It’s wasted effort to sprinkle dead seeds into furrows either in the garden or seed flats. Seeds are living, albeit dormant, embryonic plants which do not live forever.
When you buy a packet of seeds, you’re assured of their viability. Government standards set the minimum percentage of seeds that must germinate for each type of seed. The packing date and the germination percentage often are stamped on the packet. (The germination percentage must be indicated only if it is below standard.) I write the year on any seed packets on which the date is not stamped.
Your old, dog-eared seed packets may or may not be worth using this season. It depends on where the packets were kept and the types of seeds they contain. Last year I got tired of trying to decide how well my seeds were stored and which were still worth sowing; I took action.
Conditions that slow biological and chemical reactions also slow aging of seeds, i.e. low temperature, low humidity, and low oxygen. In years past, I’ve stored seeds in canning jars in my freezer, then moved the jars to the refrigerator as the freezer filled in fall. Powdered milk sprinkled into the bottom of the jars maintained low humidity. (Or so I assumed.) But all those jars took up lots of space, especially as my seed collections grew, and seed packets don’t pack well into canning jars.
As far as low oxygen storage, it’s not practical for most of us. I did try, one year, to create low oxygen seed storage by reversing gaskets and putting a one way valve on a bicycle pump. This allowed me to draw some of the air out of the jars with a tube connecting the pump to a ‘FoodSaver Wide-Mouth Jar Sealer.’ It did (usually) create somewhat of a vacuum but it was too much trouble to get at the seeds and re-seal a jar each time. And, again, seed packets don’t pack well into canning jars.
So last year I came up with a figurative “better mousetrap.” After much searching for a plastic, freezer-safe, air-tight, leak-proof, reasonably-sized tub for the bulk of my seeds — a stout order, all this — I came upon the ‘Komax Biokips 35-Cup Large Food Storage Container.’ Perfect!
I measured, cut, and hot-glued a piece of 1/4-inch plywood to run up the center of the tub to allow for two rows of seed packet. A couple of 100 gram silica gel packets in the tub at the end of each row keeps humidity low. The packets are easily rejuvenated in a warm oven for 20 minutes. I just measured the humidity in the tub (I like to measure); it’s a dry 17%.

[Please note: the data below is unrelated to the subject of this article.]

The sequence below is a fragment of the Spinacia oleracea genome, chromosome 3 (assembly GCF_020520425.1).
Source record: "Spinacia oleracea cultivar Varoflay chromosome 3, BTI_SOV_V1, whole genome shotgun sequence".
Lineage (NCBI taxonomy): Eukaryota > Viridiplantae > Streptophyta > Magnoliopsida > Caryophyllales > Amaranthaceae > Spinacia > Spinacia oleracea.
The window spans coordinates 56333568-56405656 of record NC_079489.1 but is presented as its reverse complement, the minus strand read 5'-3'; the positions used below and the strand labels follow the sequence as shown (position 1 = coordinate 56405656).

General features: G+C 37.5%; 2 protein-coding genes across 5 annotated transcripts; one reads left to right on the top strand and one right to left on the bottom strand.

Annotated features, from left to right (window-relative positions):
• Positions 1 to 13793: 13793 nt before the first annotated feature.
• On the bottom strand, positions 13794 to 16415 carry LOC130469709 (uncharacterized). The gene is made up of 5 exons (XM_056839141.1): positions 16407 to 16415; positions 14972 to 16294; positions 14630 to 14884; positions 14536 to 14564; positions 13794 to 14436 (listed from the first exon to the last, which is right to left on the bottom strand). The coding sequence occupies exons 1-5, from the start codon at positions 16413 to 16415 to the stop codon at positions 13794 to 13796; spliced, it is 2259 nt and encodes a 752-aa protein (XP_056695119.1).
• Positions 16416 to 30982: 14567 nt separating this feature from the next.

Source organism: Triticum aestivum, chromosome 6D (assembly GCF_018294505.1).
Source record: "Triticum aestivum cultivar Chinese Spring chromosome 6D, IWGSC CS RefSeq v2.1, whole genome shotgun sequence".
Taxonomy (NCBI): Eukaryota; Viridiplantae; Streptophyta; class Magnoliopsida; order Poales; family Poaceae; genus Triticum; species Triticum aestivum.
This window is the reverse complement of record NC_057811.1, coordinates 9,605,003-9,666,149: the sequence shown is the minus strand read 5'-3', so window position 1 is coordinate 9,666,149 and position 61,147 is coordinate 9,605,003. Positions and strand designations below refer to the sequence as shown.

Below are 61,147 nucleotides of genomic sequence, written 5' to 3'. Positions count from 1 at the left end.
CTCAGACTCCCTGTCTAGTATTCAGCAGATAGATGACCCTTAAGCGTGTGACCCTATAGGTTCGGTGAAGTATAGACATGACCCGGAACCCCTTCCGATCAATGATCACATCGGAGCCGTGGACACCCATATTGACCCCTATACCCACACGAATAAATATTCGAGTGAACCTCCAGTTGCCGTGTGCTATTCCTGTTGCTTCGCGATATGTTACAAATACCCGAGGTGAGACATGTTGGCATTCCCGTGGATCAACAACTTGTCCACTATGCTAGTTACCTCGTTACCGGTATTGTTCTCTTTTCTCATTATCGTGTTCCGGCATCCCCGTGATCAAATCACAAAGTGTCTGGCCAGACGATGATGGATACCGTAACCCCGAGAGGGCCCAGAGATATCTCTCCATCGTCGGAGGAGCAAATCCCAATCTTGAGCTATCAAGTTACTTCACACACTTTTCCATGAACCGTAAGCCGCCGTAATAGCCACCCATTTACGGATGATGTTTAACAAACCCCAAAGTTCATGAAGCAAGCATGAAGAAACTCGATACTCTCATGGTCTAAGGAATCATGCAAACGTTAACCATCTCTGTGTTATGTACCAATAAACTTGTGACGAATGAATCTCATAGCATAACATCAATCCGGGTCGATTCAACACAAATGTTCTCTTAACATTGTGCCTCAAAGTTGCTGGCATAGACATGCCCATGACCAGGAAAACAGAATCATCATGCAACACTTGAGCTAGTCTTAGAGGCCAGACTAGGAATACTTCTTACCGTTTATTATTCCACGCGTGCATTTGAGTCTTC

Moving the tub into the relative coolness of my basement in summer should maintain conditions in line with the guideline for seed storage that Fahrenheit temperature plus relative humidity should total less than 100. Come cooler weather in fall and then cold weather in winter, back the the tub goes to a shelf in my unheated workshop.
Seeds differ in how long they remain viable. Even with the best storage conditions, it’s not worth the risk to sow parsnip or salsify seeds after they are more than one year old. Two years of sowings can be expected from packets of carrot, onion, and sweet corn seed; three years from peas and beans, peppers, radishes, and beets; and four or five years from cabbage, broccoli, brussels sprouts, cucumbers, melons, and lettuce.
Among flower seeds, the shortest-lived are delphiniums, aster, candytuft, and phlox. Packets of alyssum, Shasta daisy, calendula, sweet peas, poppies, and marigold can be re-used for five or ten years before their seeds get too old.
In a frugal mood, I might do a germination test to definitively measure whether an old seed packet is worth saving. Counting out at least 20 seeds from each packet to be tested, I spread the seeds between two moist paper towels on a plate. Inverting another plate over the first plate seals in moisture and then the whole setup goes where the temperature is warm, around 75 degrees. After one to two weeks, I peel apart the paper towels and count the number of seeds with little white root “tails”.
I figure the percentage, and if it’s low, the seed packet gets tossed into the compost pile (not given away!). Or, I might use the seed and adjust my sowing rate accordingly.
And the Record Is . . .
Among the shortest-lived seeds are those of alpine plants; their viability might plummet after only a couple of weeks.
As far as longest-lived seeds, there’s the story of the 10,000 year old lupine seed that germinated after being taken out of a lemming burrow in the Yukon permafrost. Alas, it’s only a story, one debunked by radiocarbon dating.
The true record for seed longevity was, until recently, 2,000 years, and was held by a date palm grown from seed recovered from an ancient fortress in Israel.
No one knows exactly what happens within a seed to make it lose its viability. Besides lack of germination, old seeds undergo a slight change of color, lose their lustre, and show decreased resistance to fungal infections. There’s more leakage of substances from dead seeds than from young, fresh seeds, so perhaps aging influences the integrity of the cell membranes. Or, since old seeds are less metabolically active than young seeds, the old seeds leak metabolites that they cannot use.
(The above was adapted from my book The Ever Curious Gardener: Using a Little Natural Science for a Much Better Garden available from the usual sources and, signed, from me.)